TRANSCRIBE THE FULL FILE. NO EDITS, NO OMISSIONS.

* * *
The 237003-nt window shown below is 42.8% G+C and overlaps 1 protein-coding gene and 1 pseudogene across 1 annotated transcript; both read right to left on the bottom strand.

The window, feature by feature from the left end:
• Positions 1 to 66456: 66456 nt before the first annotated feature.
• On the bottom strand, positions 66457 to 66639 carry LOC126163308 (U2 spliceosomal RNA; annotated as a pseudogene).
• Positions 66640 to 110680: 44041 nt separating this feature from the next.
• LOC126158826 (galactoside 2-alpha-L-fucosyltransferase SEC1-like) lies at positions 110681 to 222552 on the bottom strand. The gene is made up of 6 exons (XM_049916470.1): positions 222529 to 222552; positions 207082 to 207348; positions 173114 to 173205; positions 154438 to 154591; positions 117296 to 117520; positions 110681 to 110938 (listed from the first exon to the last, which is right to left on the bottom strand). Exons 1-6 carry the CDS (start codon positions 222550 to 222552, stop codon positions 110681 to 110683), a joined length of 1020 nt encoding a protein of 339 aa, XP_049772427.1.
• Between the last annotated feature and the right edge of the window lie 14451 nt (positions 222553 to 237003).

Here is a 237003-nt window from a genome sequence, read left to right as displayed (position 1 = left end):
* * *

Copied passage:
The 237003-nt window shown below is 42.8% G+C and overlaps 1 protein-coding gene and 1 pseudogene across 1 annotated transcript; both read right to left on the bottom strand.

The window, feature by feature from the left end:
• Positions 1 to 66456: 66456 nt before the first annotated feature.
• On the bottom strand, positions 66457 to 66639 carry LOC126163308 (U2 spliceosomal RNA; annotated as a pseudogene).
• Positions 66640 to 110680: 44041 nt separating this feature from the next.
• LOC126158826 (galactoside 2-alpha-L-fucosyltransferase SEC1-like) lies at positions 110681 to 222552 on the bottom strand. The gene is made up of 6 exons (XM_049916470.1): positions 222529 to 222552; positions 207082 to 207348; positions 173114 to 173205; positions 154438 to 154591; positions 117296 to 117520; positions 110681 to 110938 (listed from the first exon to the last, which is right to left on the bottom strand). Exons 1-6 carry the CDS (start codon positions 222550 to 222552, stop codon positions 110681 to 110683), a joined length of 1020 nt encoding a protein of 339 aa, XP_049772427.1.
• Between the last annotated feature and the right edge of the window lie 14451 nt (positions 222553 to 237003).

Here is a 237003-nt window from a genome sequence, read left to right as displayed (position 1 = left end):